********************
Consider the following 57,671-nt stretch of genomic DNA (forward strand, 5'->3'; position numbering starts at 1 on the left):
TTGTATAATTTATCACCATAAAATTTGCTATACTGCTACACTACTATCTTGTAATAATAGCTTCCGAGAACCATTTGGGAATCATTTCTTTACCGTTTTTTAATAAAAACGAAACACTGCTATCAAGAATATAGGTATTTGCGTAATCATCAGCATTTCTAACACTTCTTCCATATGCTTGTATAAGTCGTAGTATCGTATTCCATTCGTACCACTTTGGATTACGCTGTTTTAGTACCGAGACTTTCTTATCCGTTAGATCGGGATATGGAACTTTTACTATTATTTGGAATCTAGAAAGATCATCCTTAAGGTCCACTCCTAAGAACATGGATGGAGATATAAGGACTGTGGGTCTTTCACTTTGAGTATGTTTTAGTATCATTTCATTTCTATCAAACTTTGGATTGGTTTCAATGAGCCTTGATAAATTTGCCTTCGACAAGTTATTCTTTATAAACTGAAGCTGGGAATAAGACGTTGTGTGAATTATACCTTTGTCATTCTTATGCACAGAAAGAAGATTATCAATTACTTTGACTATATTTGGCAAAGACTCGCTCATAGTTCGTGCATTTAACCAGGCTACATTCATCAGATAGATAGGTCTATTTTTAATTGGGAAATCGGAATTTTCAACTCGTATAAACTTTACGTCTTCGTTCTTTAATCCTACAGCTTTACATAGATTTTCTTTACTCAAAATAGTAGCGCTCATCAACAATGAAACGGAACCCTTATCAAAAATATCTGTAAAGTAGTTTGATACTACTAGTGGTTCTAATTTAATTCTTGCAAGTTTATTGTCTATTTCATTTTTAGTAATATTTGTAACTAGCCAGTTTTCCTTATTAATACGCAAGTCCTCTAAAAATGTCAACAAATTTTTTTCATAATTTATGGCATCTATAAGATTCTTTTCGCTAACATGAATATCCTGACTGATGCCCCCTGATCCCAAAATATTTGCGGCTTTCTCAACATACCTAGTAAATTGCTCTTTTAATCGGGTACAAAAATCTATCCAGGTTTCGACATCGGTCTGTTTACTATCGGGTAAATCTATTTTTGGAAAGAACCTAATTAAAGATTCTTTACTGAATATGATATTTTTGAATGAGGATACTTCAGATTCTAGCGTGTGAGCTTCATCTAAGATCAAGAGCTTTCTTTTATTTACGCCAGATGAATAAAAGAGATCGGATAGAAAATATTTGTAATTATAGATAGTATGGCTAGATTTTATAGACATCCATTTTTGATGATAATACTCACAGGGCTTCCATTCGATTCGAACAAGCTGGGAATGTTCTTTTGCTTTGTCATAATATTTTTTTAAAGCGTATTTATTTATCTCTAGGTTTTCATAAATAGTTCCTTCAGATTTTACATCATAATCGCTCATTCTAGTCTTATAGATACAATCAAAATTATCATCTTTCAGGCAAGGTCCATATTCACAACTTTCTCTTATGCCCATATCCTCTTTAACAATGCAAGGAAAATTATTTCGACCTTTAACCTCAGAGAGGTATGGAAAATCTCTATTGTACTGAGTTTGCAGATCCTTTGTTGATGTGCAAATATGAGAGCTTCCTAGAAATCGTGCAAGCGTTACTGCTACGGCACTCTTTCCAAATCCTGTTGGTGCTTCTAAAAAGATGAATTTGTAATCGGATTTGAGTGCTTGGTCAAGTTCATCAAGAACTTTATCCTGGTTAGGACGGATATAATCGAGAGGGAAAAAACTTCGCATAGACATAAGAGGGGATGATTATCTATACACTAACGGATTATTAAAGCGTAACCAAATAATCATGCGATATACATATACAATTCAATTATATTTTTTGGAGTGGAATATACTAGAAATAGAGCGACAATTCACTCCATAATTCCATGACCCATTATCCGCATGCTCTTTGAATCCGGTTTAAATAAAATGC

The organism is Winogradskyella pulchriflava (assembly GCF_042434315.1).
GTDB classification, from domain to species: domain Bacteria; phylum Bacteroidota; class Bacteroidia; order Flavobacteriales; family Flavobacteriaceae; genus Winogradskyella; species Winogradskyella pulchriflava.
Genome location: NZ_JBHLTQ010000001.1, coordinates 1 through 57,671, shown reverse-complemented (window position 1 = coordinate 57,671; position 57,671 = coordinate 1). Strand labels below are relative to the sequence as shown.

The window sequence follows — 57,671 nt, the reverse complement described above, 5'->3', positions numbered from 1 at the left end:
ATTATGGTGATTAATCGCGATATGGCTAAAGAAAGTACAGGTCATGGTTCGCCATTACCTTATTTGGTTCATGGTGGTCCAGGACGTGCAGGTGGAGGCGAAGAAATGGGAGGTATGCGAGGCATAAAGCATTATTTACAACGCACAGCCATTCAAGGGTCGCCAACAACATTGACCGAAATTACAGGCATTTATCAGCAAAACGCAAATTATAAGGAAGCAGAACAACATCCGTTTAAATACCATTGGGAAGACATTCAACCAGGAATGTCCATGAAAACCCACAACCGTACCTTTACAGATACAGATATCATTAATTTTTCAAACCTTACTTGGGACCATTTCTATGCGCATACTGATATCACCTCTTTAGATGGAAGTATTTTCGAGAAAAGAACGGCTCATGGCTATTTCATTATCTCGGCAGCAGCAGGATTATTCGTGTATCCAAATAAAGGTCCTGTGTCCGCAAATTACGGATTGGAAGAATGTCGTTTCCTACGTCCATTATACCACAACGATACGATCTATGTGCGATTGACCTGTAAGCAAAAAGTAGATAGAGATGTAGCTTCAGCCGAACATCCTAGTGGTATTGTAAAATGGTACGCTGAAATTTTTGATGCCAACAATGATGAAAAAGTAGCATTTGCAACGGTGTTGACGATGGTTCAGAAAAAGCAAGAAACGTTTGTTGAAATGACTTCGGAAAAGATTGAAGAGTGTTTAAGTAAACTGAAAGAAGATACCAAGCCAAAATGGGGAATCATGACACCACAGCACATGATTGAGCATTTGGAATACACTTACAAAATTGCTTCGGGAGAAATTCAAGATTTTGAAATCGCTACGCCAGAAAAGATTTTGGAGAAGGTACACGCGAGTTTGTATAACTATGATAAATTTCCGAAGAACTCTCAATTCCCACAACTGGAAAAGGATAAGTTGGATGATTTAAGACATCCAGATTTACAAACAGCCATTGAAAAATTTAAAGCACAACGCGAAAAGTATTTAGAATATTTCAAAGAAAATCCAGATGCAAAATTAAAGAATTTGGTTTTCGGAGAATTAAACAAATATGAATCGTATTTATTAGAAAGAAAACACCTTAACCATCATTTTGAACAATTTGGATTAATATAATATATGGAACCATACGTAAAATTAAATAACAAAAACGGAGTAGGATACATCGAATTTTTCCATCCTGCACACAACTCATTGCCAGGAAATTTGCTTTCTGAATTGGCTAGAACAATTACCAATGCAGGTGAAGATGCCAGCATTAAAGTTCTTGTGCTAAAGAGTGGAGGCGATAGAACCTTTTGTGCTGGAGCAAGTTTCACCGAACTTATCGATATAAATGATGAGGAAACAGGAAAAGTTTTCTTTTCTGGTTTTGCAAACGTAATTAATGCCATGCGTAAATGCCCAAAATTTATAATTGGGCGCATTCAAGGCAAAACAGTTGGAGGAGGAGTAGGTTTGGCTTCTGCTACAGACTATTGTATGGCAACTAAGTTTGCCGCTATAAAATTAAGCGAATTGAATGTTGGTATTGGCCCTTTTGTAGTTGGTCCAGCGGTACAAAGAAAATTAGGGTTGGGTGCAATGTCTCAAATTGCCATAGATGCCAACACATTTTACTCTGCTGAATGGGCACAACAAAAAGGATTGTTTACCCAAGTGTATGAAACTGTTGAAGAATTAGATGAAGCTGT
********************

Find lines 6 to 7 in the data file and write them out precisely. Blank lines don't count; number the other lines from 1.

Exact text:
The window sequence follows — 57,671 nt, the reverse complement described above, 5'->3', positions numbered from 1 at the left end:
ATTATGGTGATTAATCGCGATATGGCTAAAGAAAGTACAGGTCATGGTTCGCCATTACCTTATTTGGTTCATGGTGGTCCAGGACGTGCAGGTGGAGGCGAAGAAATGGGAGGTATGCGAGGCATAAAGCATTATTTACAACGCACAGCCATTCAAGGGTCGCCAACAACATTGACCGAAATTACAGGCATTTATCAGCAAAACGCAAATTATAAGGAAGCAGAACAACATCCGTTTAAATACCATTGGGAAGACATTCAACCAGGAATGTCCATGAAAACCCACAACCGTACCTTTACAGATACAGATATCATTAATTTTTCAAACCTTACTTGGGACCATTTCTATGCGCATACTGATATCACCTCTTTAGATGGAAGTATTTTCGAGAAAAGAACGGCTCATGGCTATTTCATTATCTCGGCAGCAGCAGGATTATTCGTGTATCCAAATAAAGGTCCTGTGTCCGCAAATTACGGATTGGAAGAATGTCGTTTCCTACGTCCATTATACCACAACGATACGATCTATGTGCGATTGACCTGTAAGCAAAAAGTAGATAGAGATGTAGCTTCAGCCGAACATCCTAGTGGTATTGTAAAATGGTACGCTGAAATTTTTGATGCCAACAATGATGAAAAAGTAGCATTTGCAACGGTGTTGACGATGGTTCAGAAAAAGCAAGAAACGTTTGTTGAAATGACTTCGGAAAAGATTGAAGAGTGTTTAAGTAAACTGAAAGAAGATACCAAGCCAAAATGGGGAATCATGACACCACAGCACATGATTGAGCATTTGGAATACACTTACAAAATTGCTTCGGGAGAAATTCAAGATTTTGAAATCGCTACGCCAGAAAAGATTTTGGAGAAGGTACACGCGAGTTTGTATAACTATGATAAATTTCCGAAGAACTCTCAATTCCCACAACTGGAAAAGGATAAGTTGGATGATTTAAGACATCCAGATTTACAAACAGCCATTGAAAAATTTAAAGCACAACGCGAAAAGTATTTAGAATATTTCAAAGAAAATCCAGATGCAAAATTAAAGAATTTGGTTTTCGGAGAATTAAACAAATATGAATCGTATTTATTAGAAAGAAAACACCTTAACCATCATTTTGAACAATTTGGATTAATATAATATATGGAACCATACGTAAAATTAAATAACAAAAACGGAGTAGGATACATCGAATTTTTCCATCCTGCACACAACTCATTGCCAGGAAATTTGCTTTCTGAATTGGCTAGAACAATTACCAATGCAGGTGAAGATGCCAGCATTAAAGTTCTTGTGCTAAAGAGTGGAGGCGATAGAACCTTTTGTGCTGGAGCAAGTTTCACCGAACTTATCGATATAAATGATGAGGAAACAGGAAAAGTTTTCTTTTCTGGTTTTGCAAACGTAATTAATGCCATGCGTAAATGCCCAAAATTTATAATTGGGCGCATTCAAGGCAAAACAGTTGGAGGAGGAGTAGGTTTGGCTTCTGCTACAGACTATTGTATGGCAACTAAGTTTGCCGCTATAAAATTAAGCGAATTGAATGTTGGTATTGGCCCTTTTGTAGTTGGTCCAGCGGTACAAAGAAAATTAGGGTTGGGTGCAATGTCTCAAATTGCCATAGATGCCAACACATTTTACTCTGCTGAATGGGCACAACAAAAAGGATTGTTTACCCAAGTGTATGAAACTGTTGAAGAATTAGATGAAGCTGT